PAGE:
Well, a recent study by researchers at Harvard, Stanford and the University of Chicago and published by the National Bureau of Economic Research suggests we might have been looking at our leaders all wrong. In their study of 4,591 CEOs, they found that companies run by introverted CEOs outperformed their peers. In fact, publicly traded companies run by extroverts averaged a 2% lower return on assets.




It’s crazy, right?

I mean, extroversion is great. We love extroverts–they’re entertaining, inspiring and fun to be around.

Even so, it seems that introverts might still have the edge when it comes to business prowess. How can this be?

First of all, the study authors warn, we should be careful not to confuse correlation with causation. More research needs to be done to count out factors that could skew the results, such as the tendency to choose CEOs based on personality traits in the first place. Companies that seek out big personalities to lead during times of turmoil might very well have failed or underperformed anyway.

Yet all the way back in 2004, Rakesh Khurana took a deep dive into the CEO selection process in Searching for a Corporate Savior: The Irrational Quest for Charismatic CEOs (Princeton University Press) and shone a light on the disturbing trend towards hiring based on personality. It was the first time we saw real evidence of this proclivity for choosing CEOs based not on their experience or demonstrated successes, but on their charisma. He concluded that the labor market for CEOs is a lot less rational than many think.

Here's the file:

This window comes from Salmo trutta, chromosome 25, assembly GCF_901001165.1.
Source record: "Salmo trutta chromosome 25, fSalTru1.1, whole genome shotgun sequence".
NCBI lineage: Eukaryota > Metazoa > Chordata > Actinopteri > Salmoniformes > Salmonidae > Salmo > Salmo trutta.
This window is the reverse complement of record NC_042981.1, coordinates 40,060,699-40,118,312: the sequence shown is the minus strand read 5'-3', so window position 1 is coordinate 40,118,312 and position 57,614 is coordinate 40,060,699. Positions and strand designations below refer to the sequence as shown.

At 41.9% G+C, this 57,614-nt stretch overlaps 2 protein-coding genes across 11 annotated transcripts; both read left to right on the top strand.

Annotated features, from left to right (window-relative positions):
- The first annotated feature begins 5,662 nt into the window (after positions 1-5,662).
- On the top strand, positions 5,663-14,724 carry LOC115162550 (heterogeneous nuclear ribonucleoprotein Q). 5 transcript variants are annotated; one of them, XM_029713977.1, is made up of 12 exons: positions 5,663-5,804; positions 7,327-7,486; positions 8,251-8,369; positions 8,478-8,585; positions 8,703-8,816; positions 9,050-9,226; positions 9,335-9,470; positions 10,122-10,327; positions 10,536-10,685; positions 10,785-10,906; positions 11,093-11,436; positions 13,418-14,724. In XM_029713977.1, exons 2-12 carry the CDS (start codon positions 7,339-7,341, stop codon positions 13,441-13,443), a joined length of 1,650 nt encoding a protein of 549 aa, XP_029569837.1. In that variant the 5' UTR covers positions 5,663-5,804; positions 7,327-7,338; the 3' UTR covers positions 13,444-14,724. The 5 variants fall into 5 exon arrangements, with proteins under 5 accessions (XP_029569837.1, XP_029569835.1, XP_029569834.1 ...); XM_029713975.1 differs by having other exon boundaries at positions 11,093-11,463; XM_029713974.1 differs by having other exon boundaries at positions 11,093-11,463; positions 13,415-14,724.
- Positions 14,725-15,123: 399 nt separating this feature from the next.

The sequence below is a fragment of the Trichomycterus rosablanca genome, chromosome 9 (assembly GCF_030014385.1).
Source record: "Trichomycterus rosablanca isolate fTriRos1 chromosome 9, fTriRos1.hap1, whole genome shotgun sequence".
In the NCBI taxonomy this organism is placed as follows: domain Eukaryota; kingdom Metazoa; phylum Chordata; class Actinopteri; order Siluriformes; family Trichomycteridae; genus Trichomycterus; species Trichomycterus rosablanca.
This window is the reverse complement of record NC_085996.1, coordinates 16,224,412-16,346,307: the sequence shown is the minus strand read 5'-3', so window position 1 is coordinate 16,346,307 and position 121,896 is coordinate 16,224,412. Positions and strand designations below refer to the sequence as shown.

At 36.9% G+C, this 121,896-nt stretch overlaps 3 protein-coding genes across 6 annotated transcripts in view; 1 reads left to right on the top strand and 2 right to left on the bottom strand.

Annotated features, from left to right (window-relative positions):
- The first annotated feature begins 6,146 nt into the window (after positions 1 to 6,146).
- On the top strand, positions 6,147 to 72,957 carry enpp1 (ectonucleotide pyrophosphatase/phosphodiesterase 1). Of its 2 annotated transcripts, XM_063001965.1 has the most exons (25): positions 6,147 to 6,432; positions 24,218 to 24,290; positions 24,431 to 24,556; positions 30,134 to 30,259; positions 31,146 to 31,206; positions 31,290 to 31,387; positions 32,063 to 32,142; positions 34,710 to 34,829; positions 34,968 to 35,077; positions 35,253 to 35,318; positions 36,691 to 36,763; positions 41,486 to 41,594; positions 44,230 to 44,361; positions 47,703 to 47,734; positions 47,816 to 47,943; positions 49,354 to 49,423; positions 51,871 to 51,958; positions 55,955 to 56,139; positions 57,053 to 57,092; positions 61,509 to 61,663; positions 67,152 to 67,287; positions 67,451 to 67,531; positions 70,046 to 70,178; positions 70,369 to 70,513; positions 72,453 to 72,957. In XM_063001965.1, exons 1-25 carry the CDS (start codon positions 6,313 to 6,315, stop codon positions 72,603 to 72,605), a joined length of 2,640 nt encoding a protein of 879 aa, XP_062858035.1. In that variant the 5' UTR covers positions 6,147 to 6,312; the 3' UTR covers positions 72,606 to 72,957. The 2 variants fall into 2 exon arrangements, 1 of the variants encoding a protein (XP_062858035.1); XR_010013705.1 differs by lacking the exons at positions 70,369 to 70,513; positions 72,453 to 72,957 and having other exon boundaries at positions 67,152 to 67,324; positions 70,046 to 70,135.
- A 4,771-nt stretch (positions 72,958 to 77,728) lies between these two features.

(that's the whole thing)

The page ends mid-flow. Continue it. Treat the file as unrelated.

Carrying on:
Considering the massive amount of money CEOs are paid, it’s definitely worth making sure you have the best candidate lined up–not just the most impressive or likeable in person. Sure, you want a powerful orator and motivator at the helm, but at the end of the day, performance is what really matters.

And that’s where introverts can really shine. They’re fantastic listeners, great storytellers and often approach problems in creative ways. Introverted bosses give their employees more leeway in developing their own ideas, says researcher Adam Grant, and they tend to be great collaborators.

Because they don’t have that great, big extroverted and out-there personality to woo a hiring panel, introverted CEO candidates rely on their experience and past performance to win the position. It sounds like that’s what we should be looking for anyway!


October 21, 2016 / by / in , , , , ,